The glossy brochure used to market the modest 33 square metre space in Kungsholmen in central Stockholm, described the tenant-owner property as a one room apartment with a kitchen and stated that there was access to electricity, water and drainage.
But when the prospective buyers arrived to view the property it was established that in fact there was no kitchen, but decided to purchase the property all the same, according to a report in the Svenska Dagbladet daily.
It was later established that not only was the ‘flat’ missing cooking facilities it was also without a supply of electricity and despite the claims of the estate agent, had never previously been used as a dwelling.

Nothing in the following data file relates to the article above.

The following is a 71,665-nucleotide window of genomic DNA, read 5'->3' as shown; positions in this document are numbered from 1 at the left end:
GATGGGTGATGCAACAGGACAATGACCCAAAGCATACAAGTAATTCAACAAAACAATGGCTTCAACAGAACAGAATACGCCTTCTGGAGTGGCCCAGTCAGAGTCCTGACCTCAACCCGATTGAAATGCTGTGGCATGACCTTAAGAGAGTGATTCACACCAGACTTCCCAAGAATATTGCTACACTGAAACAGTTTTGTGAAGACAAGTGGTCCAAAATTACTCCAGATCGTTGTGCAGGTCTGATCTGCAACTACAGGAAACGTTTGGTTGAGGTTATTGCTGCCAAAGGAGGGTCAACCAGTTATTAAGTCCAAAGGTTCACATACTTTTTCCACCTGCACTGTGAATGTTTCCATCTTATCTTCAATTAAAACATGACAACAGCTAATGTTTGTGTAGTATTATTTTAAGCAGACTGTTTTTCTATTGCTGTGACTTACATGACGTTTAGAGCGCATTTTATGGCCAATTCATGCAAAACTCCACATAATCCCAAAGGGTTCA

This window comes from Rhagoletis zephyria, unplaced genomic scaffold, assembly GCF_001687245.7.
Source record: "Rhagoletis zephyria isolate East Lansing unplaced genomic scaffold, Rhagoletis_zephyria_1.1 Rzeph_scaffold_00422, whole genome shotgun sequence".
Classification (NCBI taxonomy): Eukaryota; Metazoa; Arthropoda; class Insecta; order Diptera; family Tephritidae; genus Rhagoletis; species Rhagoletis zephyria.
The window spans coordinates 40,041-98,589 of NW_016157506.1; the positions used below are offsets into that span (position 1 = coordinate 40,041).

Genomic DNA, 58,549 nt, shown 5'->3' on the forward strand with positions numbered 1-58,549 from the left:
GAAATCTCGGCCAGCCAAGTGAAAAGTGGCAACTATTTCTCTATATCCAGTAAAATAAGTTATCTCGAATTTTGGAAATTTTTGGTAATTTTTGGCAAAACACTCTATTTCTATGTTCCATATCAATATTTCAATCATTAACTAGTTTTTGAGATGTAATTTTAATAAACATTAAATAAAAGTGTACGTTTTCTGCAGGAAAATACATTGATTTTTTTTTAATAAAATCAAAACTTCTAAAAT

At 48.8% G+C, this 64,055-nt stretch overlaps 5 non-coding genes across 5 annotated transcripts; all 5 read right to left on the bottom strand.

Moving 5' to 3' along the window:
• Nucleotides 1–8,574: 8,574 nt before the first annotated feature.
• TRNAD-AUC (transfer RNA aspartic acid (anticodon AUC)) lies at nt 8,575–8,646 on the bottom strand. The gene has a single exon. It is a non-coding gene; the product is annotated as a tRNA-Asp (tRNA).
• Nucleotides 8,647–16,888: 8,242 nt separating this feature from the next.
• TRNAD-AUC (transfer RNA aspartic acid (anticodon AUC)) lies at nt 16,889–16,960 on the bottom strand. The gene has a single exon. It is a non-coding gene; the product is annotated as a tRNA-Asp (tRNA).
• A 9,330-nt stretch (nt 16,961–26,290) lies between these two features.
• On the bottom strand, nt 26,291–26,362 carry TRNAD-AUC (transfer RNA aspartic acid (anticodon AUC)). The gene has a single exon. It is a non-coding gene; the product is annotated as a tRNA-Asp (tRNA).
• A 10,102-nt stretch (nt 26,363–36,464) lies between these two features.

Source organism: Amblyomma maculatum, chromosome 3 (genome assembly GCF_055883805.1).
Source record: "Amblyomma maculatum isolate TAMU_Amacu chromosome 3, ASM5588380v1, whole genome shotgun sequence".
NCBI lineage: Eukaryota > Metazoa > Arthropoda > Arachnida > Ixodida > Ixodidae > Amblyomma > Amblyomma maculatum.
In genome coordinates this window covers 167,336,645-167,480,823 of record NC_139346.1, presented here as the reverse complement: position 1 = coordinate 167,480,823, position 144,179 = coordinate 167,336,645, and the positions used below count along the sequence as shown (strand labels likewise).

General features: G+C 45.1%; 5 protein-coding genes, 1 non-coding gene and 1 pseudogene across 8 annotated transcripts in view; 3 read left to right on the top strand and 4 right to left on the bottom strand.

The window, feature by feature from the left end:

The property was lit at the time of the viewing, but the power source had been taken from the stairwell. A detail that the estate agent claimed to be unaware of.
The buyers of the property approached the Swedish Board of Supervision of Estate Agents (Fastighetsmäklarnämnden) and reported the matter.
The board has now issued a warning to the estate agent for errors in the marketing of the property and for the unsatisfactory management of queries referring to the electricity supply and the need for planning permission.